It was bound to happen sooner or later. With all the snow piling up this winter, it finally over-topped the temporary fencing around the goat enclosure. I probably placed the fence too close to the driveway, because the snow plowed to the side bent the fence over and buried it. Finally, the goats figured out that very little effort separated them from a life inside the goat pen and freedom to roam the farm.

Oddly enough, it was our new Nubian milk goat, Sal, who instigated the breakout. She’s still a bit of a third wheel–or fourth wheel–where our small goat herd is concerned, always a bit on the outs. The two female Kiko goats have Sal totally intimidated. And of course Tigger, the boy Kiko, is full of piss and vinegar most of the time. So I guess Sal finally said, to heck with this and one afternoon struck out for greener–or whiter–pastures.

She found the edge of the pen where the fence is supposed to be and simply climbed over the snow bank into the driveway. I hadn’t noticed until I saw the Jersey heifer–Emily–standing in a rarely used corner of the main paddock, gazing intensely at the driveway with ears at full attention. Tigger, whose been feeling rather amorous toward Sal lately, followed her out. I caught up with the two of them sauntering down the driveway at an easy pace, investigating their new surroundings.

There was a brief moment of panic on the human end. At one point, my daughter rushed out of the house, coaxed Sal and Tigger back over the snow bank and locked all four goats in the tool shed. She tossed hay into the shed for them to eat and was about to relocate the water bucket (leaving the electric heater lying on the ground) when I stopped her. Maybe, I thought, we should just let the goats have their way for a while. Maybe they’ll figure out that there’s really not much for them on the outside. Sacrificing food, water and shelter for a bit of walking around time may not be all it’s cracked up to be.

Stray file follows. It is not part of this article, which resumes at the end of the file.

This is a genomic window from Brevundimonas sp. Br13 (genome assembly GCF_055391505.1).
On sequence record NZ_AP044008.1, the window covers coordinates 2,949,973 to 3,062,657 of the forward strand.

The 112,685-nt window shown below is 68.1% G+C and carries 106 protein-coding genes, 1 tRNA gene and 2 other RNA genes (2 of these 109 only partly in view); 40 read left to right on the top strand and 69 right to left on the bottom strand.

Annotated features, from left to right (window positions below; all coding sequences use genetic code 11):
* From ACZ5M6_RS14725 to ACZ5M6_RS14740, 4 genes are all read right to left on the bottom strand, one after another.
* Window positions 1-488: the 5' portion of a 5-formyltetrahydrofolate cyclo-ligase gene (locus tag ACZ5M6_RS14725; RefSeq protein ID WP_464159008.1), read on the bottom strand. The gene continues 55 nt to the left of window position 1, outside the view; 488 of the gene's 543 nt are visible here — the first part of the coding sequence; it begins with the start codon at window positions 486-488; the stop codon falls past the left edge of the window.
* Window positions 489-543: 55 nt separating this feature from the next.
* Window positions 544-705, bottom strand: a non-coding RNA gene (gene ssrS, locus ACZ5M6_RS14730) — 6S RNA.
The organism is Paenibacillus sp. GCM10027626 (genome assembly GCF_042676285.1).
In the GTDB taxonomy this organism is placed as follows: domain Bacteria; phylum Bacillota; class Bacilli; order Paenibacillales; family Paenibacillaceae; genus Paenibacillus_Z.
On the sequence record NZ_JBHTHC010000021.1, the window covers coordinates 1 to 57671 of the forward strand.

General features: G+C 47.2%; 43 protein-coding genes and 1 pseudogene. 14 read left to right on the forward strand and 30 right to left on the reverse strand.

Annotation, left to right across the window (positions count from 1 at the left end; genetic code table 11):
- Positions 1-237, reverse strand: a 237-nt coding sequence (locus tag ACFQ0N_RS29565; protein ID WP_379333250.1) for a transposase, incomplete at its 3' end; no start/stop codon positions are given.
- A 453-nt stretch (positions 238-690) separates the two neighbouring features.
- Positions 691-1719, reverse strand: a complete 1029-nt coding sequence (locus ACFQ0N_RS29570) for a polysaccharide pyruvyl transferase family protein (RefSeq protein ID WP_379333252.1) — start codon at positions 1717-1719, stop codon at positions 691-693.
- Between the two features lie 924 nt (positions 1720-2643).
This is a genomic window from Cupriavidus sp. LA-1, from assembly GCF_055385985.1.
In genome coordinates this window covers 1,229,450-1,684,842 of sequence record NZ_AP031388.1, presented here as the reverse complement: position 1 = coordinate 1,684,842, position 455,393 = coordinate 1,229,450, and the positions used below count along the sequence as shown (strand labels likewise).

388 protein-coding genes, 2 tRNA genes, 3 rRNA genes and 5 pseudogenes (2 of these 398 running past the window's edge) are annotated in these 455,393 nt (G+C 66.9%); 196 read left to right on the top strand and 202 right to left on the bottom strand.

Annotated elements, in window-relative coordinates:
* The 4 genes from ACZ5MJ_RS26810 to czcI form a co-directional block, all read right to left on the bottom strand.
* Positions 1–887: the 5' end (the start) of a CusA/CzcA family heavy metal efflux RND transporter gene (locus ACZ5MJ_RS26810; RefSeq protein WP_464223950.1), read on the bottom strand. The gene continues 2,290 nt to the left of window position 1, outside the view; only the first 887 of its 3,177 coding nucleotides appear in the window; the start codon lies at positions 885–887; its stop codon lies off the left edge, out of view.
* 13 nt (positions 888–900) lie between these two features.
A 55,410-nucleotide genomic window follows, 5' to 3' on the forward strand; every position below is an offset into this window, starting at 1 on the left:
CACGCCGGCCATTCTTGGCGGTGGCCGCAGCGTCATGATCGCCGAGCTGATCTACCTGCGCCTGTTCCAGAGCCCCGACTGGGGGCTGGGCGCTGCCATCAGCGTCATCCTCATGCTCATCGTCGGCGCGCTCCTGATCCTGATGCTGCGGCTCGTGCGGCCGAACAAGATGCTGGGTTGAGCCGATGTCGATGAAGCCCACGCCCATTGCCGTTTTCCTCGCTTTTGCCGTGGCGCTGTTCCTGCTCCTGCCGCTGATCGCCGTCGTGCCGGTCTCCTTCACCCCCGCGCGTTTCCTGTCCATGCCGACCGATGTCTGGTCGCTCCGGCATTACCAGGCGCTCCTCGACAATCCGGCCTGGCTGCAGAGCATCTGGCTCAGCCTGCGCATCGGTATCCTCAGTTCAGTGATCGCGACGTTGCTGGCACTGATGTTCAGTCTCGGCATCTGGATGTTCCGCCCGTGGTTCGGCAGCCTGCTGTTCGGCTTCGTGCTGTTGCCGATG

Sure enough, after daughter opened the door to the tool shed, Sal made a bee-line for the path back to the driveway with Tigger close behind. They walked all the way to the far end of the main paddock, where the two goats spent quite a long time on their side of the paddock fence getting acquainted with the sheep and Jersey cow on the other side of the fence. It was a regular convention, the various species standing nose-to-nose.

As I surmised, the goats eventually got tired of that, turned and walked back to the goat enclosure where the other females were contentedly chewing on their hay in the usual spot. It was shortly before sunset when Sal and Tigger climbed back over the buried fence and resumed the usual routine.

We thought we could deter the goats by digging out the path on their side of the fence. Surely they would turn back when confronted by a wall of snow where the plow had piled it up. But Sal was determined. The following day, she broke free again, falling backward on her first attempt to scale the wall of snow, but eventually choosing her steps correctly. This time, however, Tigger demurred, preferring to sun himself and chew his cud in the pile of hay in front of the tool shed.

We watched Sal walk tentatively up the driveway toward the sheep, then reconsider and turn back.

Since then, there have been no further break-outs. Maybe there’s something to be said for staying home after all.